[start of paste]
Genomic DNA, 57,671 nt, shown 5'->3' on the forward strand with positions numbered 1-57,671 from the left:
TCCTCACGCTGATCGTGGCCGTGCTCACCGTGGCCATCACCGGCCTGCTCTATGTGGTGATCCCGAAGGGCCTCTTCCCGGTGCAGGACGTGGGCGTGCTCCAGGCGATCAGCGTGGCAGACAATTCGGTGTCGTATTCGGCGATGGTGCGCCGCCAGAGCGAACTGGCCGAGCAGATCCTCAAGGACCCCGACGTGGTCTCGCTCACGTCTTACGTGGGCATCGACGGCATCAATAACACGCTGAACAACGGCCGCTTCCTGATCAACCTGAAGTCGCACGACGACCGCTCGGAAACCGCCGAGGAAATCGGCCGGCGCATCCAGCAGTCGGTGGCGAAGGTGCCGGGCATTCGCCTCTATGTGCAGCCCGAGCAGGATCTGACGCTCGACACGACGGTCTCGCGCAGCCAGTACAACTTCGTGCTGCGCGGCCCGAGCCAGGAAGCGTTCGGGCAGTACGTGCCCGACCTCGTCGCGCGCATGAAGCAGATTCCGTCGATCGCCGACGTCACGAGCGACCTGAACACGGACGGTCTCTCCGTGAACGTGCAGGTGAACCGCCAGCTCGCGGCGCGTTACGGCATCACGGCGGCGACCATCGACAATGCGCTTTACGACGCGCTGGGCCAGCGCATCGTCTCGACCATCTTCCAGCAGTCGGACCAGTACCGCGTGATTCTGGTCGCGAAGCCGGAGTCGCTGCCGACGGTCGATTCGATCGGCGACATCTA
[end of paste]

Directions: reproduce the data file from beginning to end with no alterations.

Genomic DNA, 57,671 nt, shown 5'->3' on the forward strand with positions numbered 1-57,671 from the left:
TCCTCACGCTGATCGTGGCCGTGCTCACCGTGGCCATCACCGGCCTGCTCTATGTGGTGATCCCGAAGGGCCTCTTCCCGGTGCAGGACGTGGGCGTGCTCCAGGCGATCAGCGTGGCAGACAATTCGGTGTCGTATTCGGCGATGGTGCGCCGCCAGAGCGAACTGGCCGAGCAGATCCTCAAGGACCCCGACGTGGTCTCGCTCACGTCTTACGTGGGCATCGACGGCATCAATAACACGCTGAACAACGGCCGCTTCCTGATCAACCTGAAGTCGCACGACGACCGCTCGGAAACCGCCGAGGAAATCGGCCGGCGCATCCAGCAGTCGGTGGCGAAGGTGCCGGGCATTCGCCTCTATGTGCAGCCCGAGCAGGATCTGACGCTCGACACGACGGTCTCGCGCAGCCAGTACAACTTCGTGCTGCGCGGCCCGAGCCAGGAAGCGTTCGGGCAGTACGTGCCCGACCTCGTCGCGCGCATGAAGCAGATTCCGTCGATCGCCGACGTCACGAGCGACCTGAACACGGACGGTCTCTCCGTGAACGTGCAGGTGAACCGCCAGCTCGCGGCGCGTTACGGCATCACGGCGGCGACCATCGACAATGCGCTTTACGACGCGCTGGGCCAGCGCATCGTCTCGACCATCTTCCAGCAGTCGGACCAGTACCGCGTGATTCTGGTCGCGAAGCCGGAGTCGCTGCCGACGGTCGATTCGATCGGCGACATCTA